It is easy to understand why yellow face is offensive in 2015. It is the practice of embracing, unapologetically, ethnic stereotypes on the stage. It wasn’t so clear however why Actors Equity and the theater community stepped into a discussion in February when the National Asian Arts Project wanted to stage Showboat using the talent of their company. This production was also cancelled due to public outcry, however the reasoning is a little vague. While obviously a delicate discussion, there needs to be ‘safe spaces’ in the theater community where works like this national treasure are allowed to be reinvented and given new perspective.
We’ve recently been reminded by Allegiance of how Asian-American families alike have suffered as victims of racial discrimination, to say those experiences depicted in the fable Showboat are beyond the understanding or interpretation of an Asian theater company in 2015 is wanting logic. We may not be ready for it right now, but as Broadway continues to reinvent itself this will always be part of the conversation: the purpose of theater is how it can relate the shared experience of humanity to any audience, and when achieved with class and when used to dignify a community should be a safe place to celebrate the diversity of America. Read some more of the argument here.
While headlines like this 1994 piece, ‘Correctness and Carousel‘, on Audra McDonald’s groundbreaking appearance in a certain R&H musical are become more a thing of the past there is still a need for Actor’s Equity to develop sensible guidelines for the purposes of color-blind casting and the reworking of historic musicals. Where is the line between creating new opportunities for minority performers, preserving the integrity and purposes of the Broadway musical, and in creating new experiences relevant to audiences of 2015?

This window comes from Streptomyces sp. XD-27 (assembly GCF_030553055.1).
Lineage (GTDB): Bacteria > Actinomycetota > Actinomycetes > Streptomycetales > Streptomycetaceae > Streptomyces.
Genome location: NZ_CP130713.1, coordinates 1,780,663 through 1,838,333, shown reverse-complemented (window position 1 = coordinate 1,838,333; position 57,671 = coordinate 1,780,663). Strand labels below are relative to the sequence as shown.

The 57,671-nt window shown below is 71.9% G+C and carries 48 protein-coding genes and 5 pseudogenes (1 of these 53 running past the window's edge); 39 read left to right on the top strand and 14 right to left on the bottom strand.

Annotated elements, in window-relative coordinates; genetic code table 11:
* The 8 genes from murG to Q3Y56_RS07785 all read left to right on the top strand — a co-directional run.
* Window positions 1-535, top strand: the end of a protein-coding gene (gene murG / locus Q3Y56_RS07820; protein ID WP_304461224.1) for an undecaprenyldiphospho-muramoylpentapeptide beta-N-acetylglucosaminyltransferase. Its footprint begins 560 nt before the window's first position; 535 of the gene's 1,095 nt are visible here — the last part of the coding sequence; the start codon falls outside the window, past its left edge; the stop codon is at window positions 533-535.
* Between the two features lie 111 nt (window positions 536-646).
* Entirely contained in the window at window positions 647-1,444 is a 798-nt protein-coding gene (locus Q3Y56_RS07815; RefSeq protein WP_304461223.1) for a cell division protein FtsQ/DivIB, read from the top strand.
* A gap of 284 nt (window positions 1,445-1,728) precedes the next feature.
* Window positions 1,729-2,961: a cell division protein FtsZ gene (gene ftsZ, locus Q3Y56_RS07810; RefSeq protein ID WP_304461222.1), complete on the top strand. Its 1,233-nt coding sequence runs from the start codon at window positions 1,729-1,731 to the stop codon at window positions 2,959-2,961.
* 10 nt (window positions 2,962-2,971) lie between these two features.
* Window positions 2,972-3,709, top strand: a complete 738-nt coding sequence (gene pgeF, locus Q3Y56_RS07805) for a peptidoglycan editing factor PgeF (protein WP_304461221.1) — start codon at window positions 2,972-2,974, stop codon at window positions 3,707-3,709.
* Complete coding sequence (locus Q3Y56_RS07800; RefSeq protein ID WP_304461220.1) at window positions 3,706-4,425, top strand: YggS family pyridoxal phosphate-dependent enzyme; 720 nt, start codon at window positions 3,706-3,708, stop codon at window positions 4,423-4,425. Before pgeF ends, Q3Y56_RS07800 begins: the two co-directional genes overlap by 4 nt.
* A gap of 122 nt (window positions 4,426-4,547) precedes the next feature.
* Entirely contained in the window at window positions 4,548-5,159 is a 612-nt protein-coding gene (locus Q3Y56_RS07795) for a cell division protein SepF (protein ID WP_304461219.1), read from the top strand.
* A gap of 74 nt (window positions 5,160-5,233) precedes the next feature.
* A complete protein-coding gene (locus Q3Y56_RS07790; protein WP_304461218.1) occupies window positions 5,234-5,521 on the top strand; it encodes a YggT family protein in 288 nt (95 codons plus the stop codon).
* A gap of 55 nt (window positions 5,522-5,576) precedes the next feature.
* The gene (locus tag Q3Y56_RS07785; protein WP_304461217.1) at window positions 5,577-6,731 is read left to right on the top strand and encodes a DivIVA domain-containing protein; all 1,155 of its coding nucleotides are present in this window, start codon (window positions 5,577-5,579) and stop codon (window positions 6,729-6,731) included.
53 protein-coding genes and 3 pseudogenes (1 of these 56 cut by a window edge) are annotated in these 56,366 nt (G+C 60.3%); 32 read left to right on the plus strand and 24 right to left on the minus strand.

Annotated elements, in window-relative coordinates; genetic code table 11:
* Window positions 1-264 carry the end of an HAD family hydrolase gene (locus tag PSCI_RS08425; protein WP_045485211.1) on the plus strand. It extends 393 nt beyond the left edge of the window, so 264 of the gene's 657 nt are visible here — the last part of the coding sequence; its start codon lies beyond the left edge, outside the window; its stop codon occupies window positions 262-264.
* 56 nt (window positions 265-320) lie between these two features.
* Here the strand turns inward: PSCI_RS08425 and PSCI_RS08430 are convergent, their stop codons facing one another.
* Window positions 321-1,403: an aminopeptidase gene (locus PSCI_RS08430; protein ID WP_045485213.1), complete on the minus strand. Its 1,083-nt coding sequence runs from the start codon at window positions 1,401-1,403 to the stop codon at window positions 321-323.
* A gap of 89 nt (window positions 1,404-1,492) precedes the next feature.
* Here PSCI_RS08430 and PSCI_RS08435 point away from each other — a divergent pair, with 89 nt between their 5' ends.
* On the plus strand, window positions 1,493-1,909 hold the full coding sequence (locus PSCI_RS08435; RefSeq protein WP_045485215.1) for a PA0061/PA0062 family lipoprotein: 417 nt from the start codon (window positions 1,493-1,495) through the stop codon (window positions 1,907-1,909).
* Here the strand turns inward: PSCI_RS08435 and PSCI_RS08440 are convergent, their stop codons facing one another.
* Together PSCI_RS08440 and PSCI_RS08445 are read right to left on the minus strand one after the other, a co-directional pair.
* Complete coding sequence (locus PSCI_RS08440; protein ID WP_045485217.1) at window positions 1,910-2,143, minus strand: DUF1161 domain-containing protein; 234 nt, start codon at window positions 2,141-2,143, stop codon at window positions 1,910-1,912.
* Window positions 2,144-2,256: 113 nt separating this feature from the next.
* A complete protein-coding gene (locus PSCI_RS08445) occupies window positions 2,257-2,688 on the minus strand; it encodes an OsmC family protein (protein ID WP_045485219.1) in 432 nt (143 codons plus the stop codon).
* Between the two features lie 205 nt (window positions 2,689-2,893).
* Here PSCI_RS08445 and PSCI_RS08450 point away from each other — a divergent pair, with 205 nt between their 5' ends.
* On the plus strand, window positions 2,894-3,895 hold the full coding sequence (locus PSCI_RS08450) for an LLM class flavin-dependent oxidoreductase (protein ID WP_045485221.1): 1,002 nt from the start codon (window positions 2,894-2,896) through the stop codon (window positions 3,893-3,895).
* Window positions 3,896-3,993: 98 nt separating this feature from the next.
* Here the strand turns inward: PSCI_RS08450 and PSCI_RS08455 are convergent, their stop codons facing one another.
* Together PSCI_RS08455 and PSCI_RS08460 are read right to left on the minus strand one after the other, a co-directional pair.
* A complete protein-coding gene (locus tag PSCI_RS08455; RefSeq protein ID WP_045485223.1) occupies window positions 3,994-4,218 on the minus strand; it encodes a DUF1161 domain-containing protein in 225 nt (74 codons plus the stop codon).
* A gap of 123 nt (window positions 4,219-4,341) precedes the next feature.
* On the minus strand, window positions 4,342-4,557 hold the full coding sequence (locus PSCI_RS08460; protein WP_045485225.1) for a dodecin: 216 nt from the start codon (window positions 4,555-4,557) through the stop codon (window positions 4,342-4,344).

How Do We Talk About This?
The founder and CEO of Broadway for All Osh Ghanimah spoke this year at Tedx Broadway 2015 on what he is coining ‘his Tevye moment’. He speaks to the life changing opportunity he received as a young student to play Tevye in Fiddler on the Roof. While almost unfathomable that an openly Muslim student might be cast to play the lead in this very Jewish musical, the depth of understanding and respect that Osh now possesses for his community and our youngest generation as a direct result of color-blind casting is now helping make the world a better place. In overcoming a racial divide, this theater teacher helped this one person set aside their differences and embrace this, America, united. In light of recent global events, where theater has the power to create equals rather than enemies it will always have my support.
In the capable hands of Osh Ghanimah I will leave you.